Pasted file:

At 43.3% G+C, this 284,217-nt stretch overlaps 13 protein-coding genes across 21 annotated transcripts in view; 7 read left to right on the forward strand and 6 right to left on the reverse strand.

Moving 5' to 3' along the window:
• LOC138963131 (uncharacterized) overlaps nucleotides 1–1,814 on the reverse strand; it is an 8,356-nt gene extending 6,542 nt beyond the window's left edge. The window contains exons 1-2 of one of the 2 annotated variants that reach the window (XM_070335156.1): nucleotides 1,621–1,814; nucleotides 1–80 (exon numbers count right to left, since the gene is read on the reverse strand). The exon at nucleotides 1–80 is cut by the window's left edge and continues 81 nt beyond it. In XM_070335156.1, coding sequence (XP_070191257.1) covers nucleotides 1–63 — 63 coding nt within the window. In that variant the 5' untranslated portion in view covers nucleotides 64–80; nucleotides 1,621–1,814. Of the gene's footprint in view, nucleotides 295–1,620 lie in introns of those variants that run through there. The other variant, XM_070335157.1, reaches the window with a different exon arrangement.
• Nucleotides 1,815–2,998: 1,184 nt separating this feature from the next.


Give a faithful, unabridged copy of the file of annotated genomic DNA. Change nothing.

At 43.3% G+C, this 284,217-nt stretch overlaps 13 protein-coding genes across 21 annotated transcripts in view; 7 read left to right on the forward strand and 6 right to left on the reverse strand.

Moving 5' to 3' along the window:
• LOC138963131 (uncharacterized) overlaps nucleotides 1–1,814 on the reverse strand; it is an 8,356-nt gene extending 6,542 nt beyond the window's left edge. The window contains exons 1-2 of one of the 2 annotated variants that reach the window (XM_070335156.1): nucleotides 1,621–1,814; nucleotides 1–80 (exon numbers count right to left, since the gene is read on the reverse strand). The exon at nucleotides 1–80 is cut by the window's left edge and continues 81 nt beyond it. In XM_070335156.1, coding sequence (XP_070191257.1) covers nucleotides 1–63 — 63 coding nt within the window. In that variant the 5' untranslated portion in view covers nucleotides 64–80; nucleotides 1,621–1,814. Of the gene's footprint in view, nucleotides 295–1,620 lie in introns of those variants that run through there. The other variant, XM_070335157.1, reaches the window with a different exon arrangement.
• Nucleotides 1,815–2,998: 1,184 nt separating this feature from the next.